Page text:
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UA's 3 Fulbright scholars will go far


Two University of Akron alumnae and one current student have been named Fulbright U.S. Student Program award recipients for 2010-11. This is the first time in the University’s 140-year history to have three award winners in the same year.

Receiving the awards are alumna Laura Bertani and senior Matt Zuzic, as well as an alumna who will announce her award later. Each will spend a year abroad researching specialized topics. In addition, Sejla Karalic, a 2009 UA graduate, currently is doing research in China on a Fulbright Student Program grant.

“Having UA students receive prestigious, nationally competitive awards shows the quality of students and programs at The University of Akron,” says Dr. Dale Mugler, dean of UA’s Honors College.

Rare opportunity

The Fulbright Program, sponsored by the U.S. Department of State, is an educational exchange program that provides opportunities for participants to conduct research geared toward finding solutions for shared global concerns. The Fulbright U.S. Student Program is the largest U.S. international exchange program offering opportunities for students, scholars and professionals to undertake international graduate study, advanced research, university teaching, and teaching in elementary and secondary schools worldwide. The program was established in 1946 by Congress to "enable the government of the United States to increase mutual understanding between the people of the United States and the people of other countries."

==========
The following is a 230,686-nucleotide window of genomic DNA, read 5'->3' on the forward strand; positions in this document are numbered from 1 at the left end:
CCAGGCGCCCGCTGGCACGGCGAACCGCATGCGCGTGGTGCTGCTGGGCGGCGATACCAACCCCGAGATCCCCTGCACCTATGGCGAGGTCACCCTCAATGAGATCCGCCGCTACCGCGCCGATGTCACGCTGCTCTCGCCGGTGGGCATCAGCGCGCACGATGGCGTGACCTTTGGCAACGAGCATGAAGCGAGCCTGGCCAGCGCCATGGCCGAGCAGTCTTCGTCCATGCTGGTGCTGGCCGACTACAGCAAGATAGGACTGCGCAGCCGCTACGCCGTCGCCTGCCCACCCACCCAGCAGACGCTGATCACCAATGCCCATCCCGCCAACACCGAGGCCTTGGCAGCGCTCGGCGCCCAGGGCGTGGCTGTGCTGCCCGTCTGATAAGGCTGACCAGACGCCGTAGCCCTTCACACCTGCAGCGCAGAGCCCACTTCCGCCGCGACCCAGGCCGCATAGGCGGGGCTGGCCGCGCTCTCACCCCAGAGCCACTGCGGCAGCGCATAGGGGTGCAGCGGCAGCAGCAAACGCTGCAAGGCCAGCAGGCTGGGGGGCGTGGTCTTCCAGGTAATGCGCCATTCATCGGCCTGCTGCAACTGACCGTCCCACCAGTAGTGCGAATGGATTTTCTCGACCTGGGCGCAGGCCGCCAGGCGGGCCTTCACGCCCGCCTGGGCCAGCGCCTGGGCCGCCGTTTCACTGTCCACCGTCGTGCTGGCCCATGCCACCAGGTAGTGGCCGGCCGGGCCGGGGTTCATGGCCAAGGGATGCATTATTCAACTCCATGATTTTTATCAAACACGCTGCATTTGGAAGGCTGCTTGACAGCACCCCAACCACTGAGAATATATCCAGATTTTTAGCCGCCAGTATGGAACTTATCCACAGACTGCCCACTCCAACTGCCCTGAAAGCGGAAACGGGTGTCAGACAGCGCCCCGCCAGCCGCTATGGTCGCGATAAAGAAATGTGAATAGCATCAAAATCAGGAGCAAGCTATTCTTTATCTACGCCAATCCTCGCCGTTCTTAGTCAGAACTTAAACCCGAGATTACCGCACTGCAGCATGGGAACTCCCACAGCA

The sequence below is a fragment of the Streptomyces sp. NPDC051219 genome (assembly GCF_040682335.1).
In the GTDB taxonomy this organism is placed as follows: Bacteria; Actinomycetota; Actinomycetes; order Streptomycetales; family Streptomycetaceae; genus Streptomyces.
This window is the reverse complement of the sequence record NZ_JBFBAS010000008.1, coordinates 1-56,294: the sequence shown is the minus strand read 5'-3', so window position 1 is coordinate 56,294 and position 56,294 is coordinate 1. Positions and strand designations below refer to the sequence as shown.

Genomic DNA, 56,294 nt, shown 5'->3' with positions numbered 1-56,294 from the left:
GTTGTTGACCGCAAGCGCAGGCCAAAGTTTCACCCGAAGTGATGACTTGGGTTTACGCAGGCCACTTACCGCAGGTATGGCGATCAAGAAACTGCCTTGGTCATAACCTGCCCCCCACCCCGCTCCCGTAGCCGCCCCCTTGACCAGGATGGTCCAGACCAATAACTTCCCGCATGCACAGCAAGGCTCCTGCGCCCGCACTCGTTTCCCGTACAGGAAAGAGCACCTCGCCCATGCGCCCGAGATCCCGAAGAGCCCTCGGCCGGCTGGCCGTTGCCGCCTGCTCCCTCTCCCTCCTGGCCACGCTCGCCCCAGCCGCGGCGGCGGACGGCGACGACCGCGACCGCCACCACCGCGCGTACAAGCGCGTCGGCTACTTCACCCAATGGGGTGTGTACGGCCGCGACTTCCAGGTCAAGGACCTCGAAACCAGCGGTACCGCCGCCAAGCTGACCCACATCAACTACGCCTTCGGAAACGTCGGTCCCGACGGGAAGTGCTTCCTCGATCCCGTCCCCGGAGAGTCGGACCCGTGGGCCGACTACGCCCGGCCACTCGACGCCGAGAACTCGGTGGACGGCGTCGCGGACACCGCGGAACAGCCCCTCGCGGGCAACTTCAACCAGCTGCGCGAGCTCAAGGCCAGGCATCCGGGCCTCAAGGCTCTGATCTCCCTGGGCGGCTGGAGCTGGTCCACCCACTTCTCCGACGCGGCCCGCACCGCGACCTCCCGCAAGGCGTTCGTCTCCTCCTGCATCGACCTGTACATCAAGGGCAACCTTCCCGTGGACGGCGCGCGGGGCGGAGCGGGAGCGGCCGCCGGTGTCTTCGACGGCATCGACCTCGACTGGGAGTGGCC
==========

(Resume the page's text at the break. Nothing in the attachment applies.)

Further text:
In May 2009, UA committed funds to its first professional staff position associated with identifying and assisting students in acquiring fellowships such as the Fulbright. “UA has always been known for groundbreaking teaching, learning and research. This historic event is a testament to the University’s focus on fellowship opportunities and the efforts of our outstanding students and faculty,” says Adam A. Smith, UA’s director of nationally competitive fellowships.

About Laura Bertani

Currently, Bertani is a second-year medical student at Northeastern Ohio Universities College of Medicine and Pharmacy (NEOUCOM). She graduated from UA in August 2008 as part of the accelerated medical school BS/MD program with NEOUCOM.  She majored in natural sciences with minors in chemistry and Spanish. A native of the Columbus suburb Upper Arlington, she graduated from Upper Arlington High School in 2006.

As a Fulbright scholar, Bertani will take leave from her medical studies to complete a research project in impoverished Paraguay. Through her project, which will address resource identification and methods of strengthening the country's capacity for education, public health and health policy research, she plans to investigate health systems development, health policy and the capacity for clinical research in Paraguay.

Bertani credits UA faculty and staff members for fostering her passion for research and allowing her to grow and develop in her academic pursuits during her undergraduate career. Her favorite classes at UA were those that allowed her to branch out from her typically science-based curriculum.

UA classes prepared her to make most of award